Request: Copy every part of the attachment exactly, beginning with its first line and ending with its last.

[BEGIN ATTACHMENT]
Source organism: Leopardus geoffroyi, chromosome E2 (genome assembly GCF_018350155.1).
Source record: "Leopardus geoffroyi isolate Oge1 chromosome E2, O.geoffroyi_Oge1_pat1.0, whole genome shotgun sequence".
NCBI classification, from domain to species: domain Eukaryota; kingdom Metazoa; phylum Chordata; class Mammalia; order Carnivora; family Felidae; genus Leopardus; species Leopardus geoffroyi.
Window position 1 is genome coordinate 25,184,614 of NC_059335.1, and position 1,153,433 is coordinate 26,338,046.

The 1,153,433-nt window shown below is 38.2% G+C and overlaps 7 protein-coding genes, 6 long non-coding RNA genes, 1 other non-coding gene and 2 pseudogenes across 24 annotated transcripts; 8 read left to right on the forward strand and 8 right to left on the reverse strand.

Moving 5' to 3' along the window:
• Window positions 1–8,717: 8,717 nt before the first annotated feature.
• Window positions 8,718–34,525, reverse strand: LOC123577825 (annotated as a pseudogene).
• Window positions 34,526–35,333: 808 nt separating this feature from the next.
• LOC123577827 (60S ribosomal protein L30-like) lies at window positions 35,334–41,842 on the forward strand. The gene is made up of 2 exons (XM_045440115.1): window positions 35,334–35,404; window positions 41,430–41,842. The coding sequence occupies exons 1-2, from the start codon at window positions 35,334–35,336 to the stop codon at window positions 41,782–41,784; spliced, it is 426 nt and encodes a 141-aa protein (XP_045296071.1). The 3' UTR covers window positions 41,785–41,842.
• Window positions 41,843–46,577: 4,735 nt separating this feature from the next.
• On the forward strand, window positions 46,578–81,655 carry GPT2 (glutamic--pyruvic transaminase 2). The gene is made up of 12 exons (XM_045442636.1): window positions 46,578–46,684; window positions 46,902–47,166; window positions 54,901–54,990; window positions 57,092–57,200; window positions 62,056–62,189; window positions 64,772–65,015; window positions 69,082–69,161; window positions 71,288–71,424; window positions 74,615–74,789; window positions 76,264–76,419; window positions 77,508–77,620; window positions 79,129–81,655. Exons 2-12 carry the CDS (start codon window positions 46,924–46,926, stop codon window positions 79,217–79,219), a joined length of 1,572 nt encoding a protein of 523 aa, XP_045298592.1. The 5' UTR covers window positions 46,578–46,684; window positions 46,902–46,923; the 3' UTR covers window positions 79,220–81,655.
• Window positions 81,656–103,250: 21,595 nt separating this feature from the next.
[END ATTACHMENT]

Source organism: Leopardus geoffroyi, chromosome E2 (genome assembly GCF_018350155.1).
Source record: "Leopardus geoffroyi isolate Oge1 chromosome E2, O.geoffroyi_Oge1_pat1.0, whole genome shotgun sequence".
NCBI classification, from domain to species: domain Eukaryota; kingdom Metazoa; phylum Chordata; class Mammalia; order Carnivora; family Felidae; genus Leopardus; species Leopardus geoffroyi.
Window position 1 is genome coordinate 25,184,614 of NC_059335.1, and position 1,153,433 is coordinate 26,338,046.

The 1,153,433-nt window shown below is 38.2% G+C and overlaps 7 protein-coding genes, 6 long non-coding RNA genes, 1 other non-coding gene and 2 pseudogenes across 24 annotated transcripts; 8 read left to right on the forward strand and 8 right to left on the reverse strand.

Moving 5' to 3' along the window:
• Window positions 1–8,717: 8,717 nt before the first annotated feature.
• Window positions 8,718–34,525, reverse strand: LOC123577825 (annotated as a pseudogene).
• Window positions 34,526–35,333: 808 nt separating this feature from the next.
• LOC123577827 (60S ribosomal protein L30-like) lies at window positions 35,334–41,842 on the forward strand. The gene is made up of 2 exons (XM_045440115.1): window positions 35,334–35,404; window positions 41,430–41,842. The coding sequence occupies exons 1-2, from the start codon at window positions 35,334–35,336 to the stop codon at window positions 41,782–41,784; spliced, it is 426 nt and encodes a 141-aa protein (XP_045296071.1). The 3' UTR covers window positions 41,785–41,842.
• Window positions 41,843–46,577: 4,735 nt separating this feature from the next.
• On the forward strand, window positions 46,578–81,655 carry GPT2 (glutamic--pyruvic transaminase 2). The gene is made up of 12 exons (XM_045442636.1): window positions 46,578–46,684; window positions 46,902–47,166; window positions 54,901–54,990; window positions 57,092–57,200; window positions 62,056–62,189; window positions 64,772–65,015; window positions 69,082–69,161; window positions 71,288–71,424; window positions 74,615–74,789; window positions 76,264–76,419; window positions 77,508–77,620; window positions 79,129–81,655. Exons 2-12 carry the CDS (start codon window positions 46,924–46,926, stop codon window positions 79,217–79,219), a joined length of 1,572 nt encoding a protein of 523 aa, XP_045298592.1. The 5' UTR covers window positions 46,578–46,684; window positions 46,902–46,923; the 3' UTR covers window positions 79,220–81,655.
• Window positions 81,656–103,250: 21,595 nt separating this feature from the next.